This September, a research, published by Stanford psychology professor Michal Kosinski and researcher Yilun Wang, claimed to have identified the sexual orientation of people by analyzing photos of faces by means of an artificial intelligence algorithm (deep neural networks). The research has generated heated debates in the US and European media, and has also been reported in some Brazilian newspapers.
Before explaining how the research was performed, it is important to remember what is the current level of development of artificial intelligence. In a simple explanation, nowadays, what the various AI computational techniques can do is to identify patterns by analyzing a huge amount of data. That is to say, they are algorithms created to accomplish specific tasks and are still far from resembling a human intelligence.
The study analysed 35,326 images of men and women, both Caucasian, who were collected from public profiles of an American online dating website. The researchers justified that they have utilised just one ethnic group due to a lack of data representing other ethnic groups, such as Afro-Descendants.
To classify the sexual orientation of a person, the algorithm analyzes both permanent facial features (e.g. maxillary size, etc) and transient features (e.g. haircut, makeup, etc.). So the algorithm was trained with this set of images to learn what were the patterns. At the end the study claims that the artificial intelligence could accurately distinguish, only with the analysis of one photo, whether a man was gay or heterosexual, in 81% of cases, and in 74% of the cases for photos of women. The rate of success for humans analyzing the photos was 61% for photos of men, and 54% for those of women.
Following the publication, two major LGBTQ rights groups, the Human Rights Campaign (HRC) and the GLAAD (Gay & Lesbian Alliance Against Against Defamation) in the United States have heavily criticized the research. The GLAAD’s Chief Digital Office, Jim Halloran, said:
“This research isn’t science or news, but it’s a description of beauty standards on dating sites that ignores huge segments of the LGBTQ community, including people of color, transgender people, older individuals, and other LGBTQ people who don’t want to post photos on dating sites.”
And HRC Director of Public Education and Research Ashland Johnson, said:
“This is dangerously bad information that will likely be taken out of context, is based on flawed assumptions, and threatens the safety and privacy of LGBTQ and non-LGBTQ people alike. Imagine for a moment the potential consequences if this flawed research were used to support a brutal regime’s efforts to identify and/or persecute people they believed to be gay.“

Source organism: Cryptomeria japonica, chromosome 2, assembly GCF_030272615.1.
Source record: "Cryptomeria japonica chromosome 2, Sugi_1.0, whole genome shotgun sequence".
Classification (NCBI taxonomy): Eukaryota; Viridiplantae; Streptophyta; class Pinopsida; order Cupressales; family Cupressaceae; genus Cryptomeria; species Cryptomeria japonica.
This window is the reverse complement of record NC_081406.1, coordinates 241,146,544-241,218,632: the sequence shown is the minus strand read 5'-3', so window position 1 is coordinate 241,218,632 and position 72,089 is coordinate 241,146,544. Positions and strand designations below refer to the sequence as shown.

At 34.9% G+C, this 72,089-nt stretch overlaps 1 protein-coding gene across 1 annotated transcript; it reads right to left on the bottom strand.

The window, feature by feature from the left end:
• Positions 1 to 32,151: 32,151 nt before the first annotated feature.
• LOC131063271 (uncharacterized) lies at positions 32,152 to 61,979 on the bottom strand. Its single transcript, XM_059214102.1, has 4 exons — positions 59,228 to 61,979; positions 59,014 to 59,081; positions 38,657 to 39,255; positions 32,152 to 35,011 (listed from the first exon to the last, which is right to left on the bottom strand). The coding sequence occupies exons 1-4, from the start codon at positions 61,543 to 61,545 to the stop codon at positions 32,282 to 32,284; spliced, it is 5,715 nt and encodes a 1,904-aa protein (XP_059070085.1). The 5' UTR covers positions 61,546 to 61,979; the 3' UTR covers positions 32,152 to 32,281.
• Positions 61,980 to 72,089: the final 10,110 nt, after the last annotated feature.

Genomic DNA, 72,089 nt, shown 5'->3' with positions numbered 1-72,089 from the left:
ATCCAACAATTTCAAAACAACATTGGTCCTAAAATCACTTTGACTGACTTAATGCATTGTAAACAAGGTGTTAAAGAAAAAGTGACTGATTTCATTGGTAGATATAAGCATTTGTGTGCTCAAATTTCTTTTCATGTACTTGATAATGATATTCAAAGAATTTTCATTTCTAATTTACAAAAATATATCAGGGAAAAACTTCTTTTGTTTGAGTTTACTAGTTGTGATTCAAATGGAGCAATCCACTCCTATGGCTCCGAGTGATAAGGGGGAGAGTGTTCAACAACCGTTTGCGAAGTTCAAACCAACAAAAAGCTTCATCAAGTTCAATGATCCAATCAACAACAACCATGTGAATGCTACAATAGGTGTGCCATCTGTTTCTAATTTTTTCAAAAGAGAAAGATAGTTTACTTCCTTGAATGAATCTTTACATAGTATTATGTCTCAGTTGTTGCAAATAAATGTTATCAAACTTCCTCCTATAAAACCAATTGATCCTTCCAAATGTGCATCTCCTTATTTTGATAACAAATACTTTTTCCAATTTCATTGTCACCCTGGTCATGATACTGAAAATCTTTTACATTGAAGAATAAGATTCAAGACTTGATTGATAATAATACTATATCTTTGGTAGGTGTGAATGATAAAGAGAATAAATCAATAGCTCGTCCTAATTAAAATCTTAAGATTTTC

In addition to the ethical and methodological issues about the research itself, it also raises the debate about what should be the limits for classifying social groups through automated decisions based on the analysis of large amounts of data, whether for research, trade, national security, public policy, among others.
Similar criticisms may apply to various online services which we use on a daily basis for “free”, in exchange for our personal data. While an academic research can be publicly criticized and debated, the use of Artificial Intelligence and Big Data by governments and companies presents additional risks as to the guarantee of transparency of their use.
It is interesting the metaphor used by the author Franklin Foer, comparing our digital age with the food industry. In the second half of the 20th century, especially in the US, the market for processed foods and ready-to-eat meals took off, presenting a future in which people would not waste time preparing meals. It was only after decades of debate that it was perceived the price to be paid for this convenience. Like the harm to health from the consumption of large amounts of sodium and sugar, and its environmental impacts, due to the production chain of these industrialized foods. Similar to the food industry, maybe only now we are freeing ourselves from an era of dazzle with the digital.
To help people who are not from technical areas involved with Artificial Intelligence and Big Data, it is useful to mention the Carl Bergstrom and Jevin West model of thinking. They recognise that many people may be reluctant, at first, to criticize the use of a statistical or AI techniques because they do not understand its functioning. However, most of the problems, mainly social and ethical ones, are related to: (1) the initial data (input) which will be used by the algorithm, as in a problem of biased data; or, (2) the problem lies in how the final results (output) were interpreted. Thus, the focus of the analysis should be, in other words, what goes in and out of the algorithm.
While developed countries present a greater number of debates, it is necessary to foment greater discussions in Brazil on the use of these technologies and what will be the impact on the protection of human rights. As new industries begin to incorporate these technologies, new ethical and social problems will arise. Thus, it will be necessary to include the various social segments affected by Artificial Intelligence on the debate.